Previously underrated as a potential biofuel crop, prairie cordgrass has gained the interest of University of Illinois (U of I) crop scientists.

Because it is not a good forage crop, this native grass hasn’t been studied as extensively as switchgrass, big bluestem, Indiangrass and other energy crops, according to U of I researchers Lane Rayburn and D.K. Lee. Yet prairie cordgrass offers sturdy growth on marginal land, no invasiveness issues, good cold tolerance, and is usefulness for erosion control, they say.

“It’s a great plant,” says Rayburn. “We know how to control it – it gives good biomass. If I’m going to work with an energy crop, I want to bring something in that, environmentally and ecologically, I don’t have to worry about.”

Lee traveled around the country collecting more than 130 natural populations of prairie cordgrass to examine differences within the species. He, Rayburn and several colleagues at the Energy Biosciences Institute – a U of I partner – found several variations.

The South Dakota sample had eight sets of chromosomes, while the Illinois grass tended to have four. Then, at a single location in Illinois, the researchers discovered samples containing both four and six sets of chromosomes within the same population.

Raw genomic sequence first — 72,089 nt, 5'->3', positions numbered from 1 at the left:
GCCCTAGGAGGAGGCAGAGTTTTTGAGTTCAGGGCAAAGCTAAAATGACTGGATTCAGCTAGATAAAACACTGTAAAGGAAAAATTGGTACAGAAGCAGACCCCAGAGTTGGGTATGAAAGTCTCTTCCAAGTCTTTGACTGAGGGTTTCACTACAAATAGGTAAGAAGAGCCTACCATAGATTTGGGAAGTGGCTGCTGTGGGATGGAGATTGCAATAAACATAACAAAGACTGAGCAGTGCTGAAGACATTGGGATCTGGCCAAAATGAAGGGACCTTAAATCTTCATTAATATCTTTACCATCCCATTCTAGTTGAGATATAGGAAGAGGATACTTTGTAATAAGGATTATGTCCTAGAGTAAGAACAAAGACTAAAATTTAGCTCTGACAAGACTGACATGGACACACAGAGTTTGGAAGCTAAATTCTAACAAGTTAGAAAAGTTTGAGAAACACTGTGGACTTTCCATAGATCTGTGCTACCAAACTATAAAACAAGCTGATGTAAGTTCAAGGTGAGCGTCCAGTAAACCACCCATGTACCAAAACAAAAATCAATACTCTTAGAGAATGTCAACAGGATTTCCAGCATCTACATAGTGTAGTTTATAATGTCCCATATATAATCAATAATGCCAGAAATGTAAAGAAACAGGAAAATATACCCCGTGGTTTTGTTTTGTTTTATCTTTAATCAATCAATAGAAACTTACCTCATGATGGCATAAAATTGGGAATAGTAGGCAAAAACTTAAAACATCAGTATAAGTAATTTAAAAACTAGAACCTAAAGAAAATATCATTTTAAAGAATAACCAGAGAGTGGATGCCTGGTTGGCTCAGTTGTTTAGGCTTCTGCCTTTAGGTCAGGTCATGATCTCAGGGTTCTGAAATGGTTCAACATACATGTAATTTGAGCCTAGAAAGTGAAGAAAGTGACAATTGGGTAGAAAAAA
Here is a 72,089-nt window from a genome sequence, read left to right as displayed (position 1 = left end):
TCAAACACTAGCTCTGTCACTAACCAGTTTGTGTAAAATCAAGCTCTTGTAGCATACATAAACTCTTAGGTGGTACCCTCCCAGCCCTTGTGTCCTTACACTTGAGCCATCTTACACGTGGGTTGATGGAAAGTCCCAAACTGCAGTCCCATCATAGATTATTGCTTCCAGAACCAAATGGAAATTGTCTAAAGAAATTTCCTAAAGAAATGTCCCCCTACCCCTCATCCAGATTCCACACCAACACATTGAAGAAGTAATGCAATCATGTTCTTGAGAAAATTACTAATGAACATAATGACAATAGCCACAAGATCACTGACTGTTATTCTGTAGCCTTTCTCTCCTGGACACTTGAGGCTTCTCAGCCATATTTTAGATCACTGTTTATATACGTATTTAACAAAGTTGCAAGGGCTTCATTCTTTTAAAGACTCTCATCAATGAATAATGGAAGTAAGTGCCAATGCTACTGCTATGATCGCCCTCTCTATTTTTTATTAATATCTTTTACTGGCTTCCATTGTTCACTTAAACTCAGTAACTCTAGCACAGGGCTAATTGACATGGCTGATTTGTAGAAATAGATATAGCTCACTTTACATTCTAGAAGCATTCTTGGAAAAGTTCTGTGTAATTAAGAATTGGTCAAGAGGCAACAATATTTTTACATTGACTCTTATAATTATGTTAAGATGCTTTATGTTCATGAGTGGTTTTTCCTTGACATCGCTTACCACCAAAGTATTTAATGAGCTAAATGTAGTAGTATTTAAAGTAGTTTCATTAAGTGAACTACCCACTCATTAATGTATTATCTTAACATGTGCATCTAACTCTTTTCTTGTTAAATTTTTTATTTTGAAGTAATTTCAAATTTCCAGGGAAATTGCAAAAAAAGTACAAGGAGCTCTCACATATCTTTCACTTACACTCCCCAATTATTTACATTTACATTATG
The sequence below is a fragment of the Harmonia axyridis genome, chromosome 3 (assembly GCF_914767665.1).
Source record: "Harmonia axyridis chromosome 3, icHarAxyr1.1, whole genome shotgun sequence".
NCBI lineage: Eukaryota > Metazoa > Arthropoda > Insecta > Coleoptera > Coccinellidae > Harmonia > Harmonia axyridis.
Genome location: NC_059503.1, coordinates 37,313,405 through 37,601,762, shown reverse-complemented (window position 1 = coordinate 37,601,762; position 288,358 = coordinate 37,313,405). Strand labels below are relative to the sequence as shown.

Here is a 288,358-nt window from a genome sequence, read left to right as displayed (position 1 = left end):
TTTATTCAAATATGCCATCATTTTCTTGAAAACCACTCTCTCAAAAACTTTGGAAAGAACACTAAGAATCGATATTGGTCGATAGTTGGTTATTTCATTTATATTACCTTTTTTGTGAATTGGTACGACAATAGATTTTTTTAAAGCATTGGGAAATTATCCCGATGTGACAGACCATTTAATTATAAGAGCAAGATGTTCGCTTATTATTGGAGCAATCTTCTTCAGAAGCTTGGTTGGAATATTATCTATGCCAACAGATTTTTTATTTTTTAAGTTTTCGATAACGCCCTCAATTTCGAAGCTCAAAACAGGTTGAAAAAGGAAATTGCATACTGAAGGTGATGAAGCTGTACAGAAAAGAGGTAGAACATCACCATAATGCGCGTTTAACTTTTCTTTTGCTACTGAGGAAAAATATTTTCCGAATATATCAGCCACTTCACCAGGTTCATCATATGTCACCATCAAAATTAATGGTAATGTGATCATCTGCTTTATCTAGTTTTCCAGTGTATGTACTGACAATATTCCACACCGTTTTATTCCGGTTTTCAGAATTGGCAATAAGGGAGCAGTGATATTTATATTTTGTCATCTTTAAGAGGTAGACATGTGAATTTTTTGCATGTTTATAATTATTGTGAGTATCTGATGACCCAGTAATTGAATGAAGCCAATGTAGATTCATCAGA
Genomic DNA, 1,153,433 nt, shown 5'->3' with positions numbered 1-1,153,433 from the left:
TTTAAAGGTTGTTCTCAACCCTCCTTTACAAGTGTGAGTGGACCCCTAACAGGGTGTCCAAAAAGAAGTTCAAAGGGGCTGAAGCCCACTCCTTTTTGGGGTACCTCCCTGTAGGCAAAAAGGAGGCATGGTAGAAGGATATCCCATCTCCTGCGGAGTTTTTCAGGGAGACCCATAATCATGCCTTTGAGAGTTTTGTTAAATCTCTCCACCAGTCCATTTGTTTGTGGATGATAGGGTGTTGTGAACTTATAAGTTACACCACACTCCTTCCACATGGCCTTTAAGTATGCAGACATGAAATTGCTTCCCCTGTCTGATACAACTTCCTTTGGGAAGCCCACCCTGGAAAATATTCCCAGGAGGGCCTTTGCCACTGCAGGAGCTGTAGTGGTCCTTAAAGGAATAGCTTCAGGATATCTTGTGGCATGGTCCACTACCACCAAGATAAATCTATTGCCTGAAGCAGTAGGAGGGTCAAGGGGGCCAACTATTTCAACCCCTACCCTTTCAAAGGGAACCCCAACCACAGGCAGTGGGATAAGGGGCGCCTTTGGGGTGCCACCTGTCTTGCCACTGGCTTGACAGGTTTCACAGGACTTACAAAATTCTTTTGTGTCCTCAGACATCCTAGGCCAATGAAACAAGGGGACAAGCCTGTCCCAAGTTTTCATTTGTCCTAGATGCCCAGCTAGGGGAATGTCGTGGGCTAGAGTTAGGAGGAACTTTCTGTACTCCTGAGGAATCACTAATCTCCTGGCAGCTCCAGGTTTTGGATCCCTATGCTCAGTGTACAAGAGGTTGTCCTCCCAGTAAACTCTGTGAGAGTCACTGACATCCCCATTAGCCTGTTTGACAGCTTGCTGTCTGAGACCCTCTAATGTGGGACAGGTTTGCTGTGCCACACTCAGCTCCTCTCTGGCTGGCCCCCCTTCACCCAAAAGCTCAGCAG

The six-set population had never been seen before and holds a lot of potential for biomass production, says Lee. They will continue to study the new cultivar, which the Energy Biosciences Institute hopes to patent for future biomass production.

Many conservationists are also interested in prairie cordgrass. “One of the characteristics of this grass is that it has a strong rhizome and root system,” explains Lee. That makes it good for erosion control and conservation, particularly in riparian areas, because it likes water.

The grass is also salt-tolerant. Lee planted it in western Texas fields no longer in crop production because they had been irrigated with salty groundwater. “It actually grew pretty well; the farmer was shocked,” he says.

It also has good cold tolerance. Although it is a warm-season grass, it starts growing in mid-March, much like a cool-season grass. Its growing season is longer than that of corn, allowing it to accumulate high biomass, the researchers add.